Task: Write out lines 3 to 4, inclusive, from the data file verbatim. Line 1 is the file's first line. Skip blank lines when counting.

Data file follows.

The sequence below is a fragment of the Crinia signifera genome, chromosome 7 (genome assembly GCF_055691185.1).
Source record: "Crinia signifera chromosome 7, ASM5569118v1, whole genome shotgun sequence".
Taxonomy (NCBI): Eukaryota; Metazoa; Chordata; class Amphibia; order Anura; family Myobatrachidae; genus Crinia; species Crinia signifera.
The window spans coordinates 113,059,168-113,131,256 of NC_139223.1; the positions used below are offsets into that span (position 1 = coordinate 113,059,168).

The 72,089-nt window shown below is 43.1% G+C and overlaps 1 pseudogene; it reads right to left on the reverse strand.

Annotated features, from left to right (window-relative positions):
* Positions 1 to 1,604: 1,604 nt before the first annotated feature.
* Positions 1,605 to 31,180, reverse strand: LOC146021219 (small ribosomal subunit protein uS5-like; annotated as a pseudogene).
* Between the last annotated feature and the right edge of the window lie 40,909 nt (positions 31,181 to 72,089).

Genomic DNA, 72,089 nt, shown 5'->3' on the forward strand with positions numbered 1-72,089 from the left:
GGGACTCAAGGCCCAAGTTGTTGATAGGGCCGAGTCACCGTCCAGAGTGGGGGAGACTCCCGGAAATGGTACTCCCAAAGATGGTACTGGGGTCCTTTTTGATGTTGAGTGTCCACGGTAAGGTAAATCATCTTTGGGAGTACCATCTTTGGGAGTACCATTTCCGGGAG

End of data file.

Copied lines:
Taxonomy (NCBI): Eukaryota; Metazoa; Chordata; class Amphibia; order Anura; family Myobatrachidae; genus Crinia; species Crinia signifera.
The window spans coordinates 113,059,168-113,131,256 of NC_139223.1; the positions used below are offsets into that span (position 1 = coordinate 113,059,168).